How has blogging changed female friendships?
Blogging and message boards give women another means of communicating with many as opposed to communicating one-to-one. “Email, phone calls and instant messaging occurs between two people. Blogs and message boars or groups allow a woman to communicate with an unlimited number of people at once. A woman can post one entry that may be read by hundreds or thousands of people,” says Howlett.

“There is something very free about being able to post something – often something very personal – that will be read by people that you may have never even met or spoken with. It offers the chance to bear you soul without the scrutiny that talking to friends or family often brings,” says frequent blogger and message board poster, Jennifer Paulsen of Bettendorf, Iowa.

Blogs, boards and groups have also broadened the scope of women’s relationships, enabling them to keep multiple people either friends or strangers abreast of their goings-on as opposed to just one-to-one communication. “It gives me the chance to let my college roommate, my neighbor, my family and my friends who live a few states away all to check in on what’s going on in my life at their convenience,” says working mother of two, Maggie Leeds of Montecito, C.A.

“I think there can be powerfully positive effects,” says Hartsock. One of the most positive benefits is the sense that you are not alone. Building blog rolls, commenting on other’s blogs and establishing blogger communities empowers women. “You feel more armed for any challenge you might face,” she adds, “you can feed your mind and boost your knowledge in limitless ways by reading other bloggers.”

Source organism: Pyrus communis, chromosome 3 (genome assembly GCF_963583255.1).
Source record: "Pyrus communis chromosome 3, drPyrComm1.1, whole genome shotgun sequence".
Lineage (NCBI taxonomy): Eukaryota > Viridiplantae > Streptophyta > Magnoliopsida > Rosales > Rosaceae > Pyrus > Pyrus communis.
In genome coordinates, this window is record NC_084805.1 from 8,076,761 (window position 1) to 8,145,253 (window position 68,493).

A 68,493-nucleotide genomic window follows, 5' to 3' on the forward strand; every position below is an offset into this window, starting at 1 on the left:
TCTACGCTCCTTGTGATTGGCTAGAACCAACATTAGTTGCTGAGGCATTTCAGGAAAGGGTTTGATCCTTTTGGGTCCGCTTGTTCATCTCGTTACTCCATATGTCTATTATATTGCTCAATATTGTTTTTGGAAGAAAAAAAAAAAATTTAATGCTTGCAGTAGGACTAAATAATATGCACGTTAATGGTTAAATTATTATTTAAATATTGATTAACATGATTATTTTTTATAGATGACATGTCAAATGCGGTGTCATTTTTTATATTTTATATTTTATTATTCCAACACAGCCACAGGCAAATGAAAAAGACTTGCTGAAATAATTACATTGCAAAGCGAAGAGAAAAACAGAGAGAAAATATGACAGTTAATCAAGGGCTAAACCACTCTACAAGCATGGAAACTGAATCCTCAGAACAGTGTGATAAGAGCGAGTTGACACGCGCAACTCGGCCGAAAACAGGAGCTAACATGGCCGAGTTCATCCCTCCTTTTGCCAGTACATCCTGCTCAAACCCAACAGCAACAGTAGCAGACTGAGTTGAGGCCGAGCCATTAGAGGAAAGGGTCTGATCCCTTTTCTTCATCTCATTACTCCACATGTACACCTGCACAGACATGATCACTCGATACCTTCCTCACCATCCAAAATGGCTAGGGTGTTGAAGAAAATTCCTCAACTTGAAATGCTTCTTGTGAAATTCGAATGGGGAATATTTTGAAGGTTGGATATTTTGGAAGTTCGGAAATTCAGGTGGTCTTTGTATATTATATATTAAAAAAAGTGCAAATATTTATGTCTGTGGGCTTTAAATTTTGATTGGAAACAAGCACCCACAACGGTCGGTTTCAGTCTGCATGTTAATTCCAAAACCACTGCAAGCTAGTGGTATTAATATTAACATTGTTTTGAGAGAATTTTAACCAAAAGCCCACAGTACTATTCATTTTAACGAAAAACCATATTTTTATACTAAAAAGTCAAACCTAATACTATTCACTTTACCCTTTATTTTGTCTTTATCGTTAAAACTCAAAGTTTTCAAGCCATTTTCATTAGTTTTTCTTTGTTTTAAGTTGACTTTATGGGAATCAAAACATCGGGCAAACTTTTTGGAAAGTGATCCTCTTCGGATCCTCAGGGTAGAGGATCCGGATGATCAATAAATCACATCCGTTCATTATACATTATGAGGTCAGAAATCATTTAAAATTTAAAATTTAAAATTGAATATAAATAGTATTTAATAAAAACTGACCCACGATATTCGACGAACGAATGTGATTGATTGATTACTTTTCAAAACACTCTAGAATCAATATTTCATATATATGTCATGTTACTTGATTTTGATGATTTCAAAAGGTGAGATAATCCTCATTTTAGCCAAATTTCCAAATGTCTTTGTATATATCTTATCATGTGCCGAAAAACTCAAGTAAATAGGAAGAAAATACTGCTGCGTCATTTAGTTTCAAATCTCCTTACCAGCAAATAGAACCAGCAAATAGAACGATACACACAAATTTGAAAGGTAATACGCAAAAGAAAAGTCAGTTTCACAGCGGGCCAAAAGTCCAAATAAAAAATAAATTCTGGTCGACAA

Like anything in life, there can be a downside to online communication. Blogging and messaging groups can become addictive. “The trend of ‘letting it all hang out’ on blogs does not always serve to keep the focus on the positive power of blogging,” notes Leeds. Some women encounter blogging cliques, which are not always healthy or productive. “There are just as many fights among cyber friends and just as many blogging wars as if you were communicating in person,” Leeds adds.

Finding one for you
There are millions of ways to put yourself out there, or just lurk until you feel like responding. Creating or joining a message board is easily accomplished by visiting sites that fuel your interests and passion.

Blogs are often specific to your city, your ethnicity, or the ethnicity you’d like to get involved with, your political bent, sexual preference, even your diet — vegan bloggers unite! To find one that suits you, ask around, visit your favorite Web sites or use a search engine.

Sidebar info:
Tips to build a blog
• Blog when you feel like you have something to say. Whether it’s five times a day or every four days, let the reader know who you are.
• Blog with etiquette. Remember all caps is often the equivalent to loud behavior. Re-read before posting your blog to ensure you’re not being rude or offensive.
• If you feel someone is blogging inappropriately, block them to prevent further communication.
• Offer meetings. Suggest anyone interested in watching a show together meet in a chat room.
• Investigate all potential fees before hitting enter. Some blogs are free and others charged based on various scales.

Gina Roberts-Grey is a family, financial, health, lifestyle, and women’s issue freelance writer.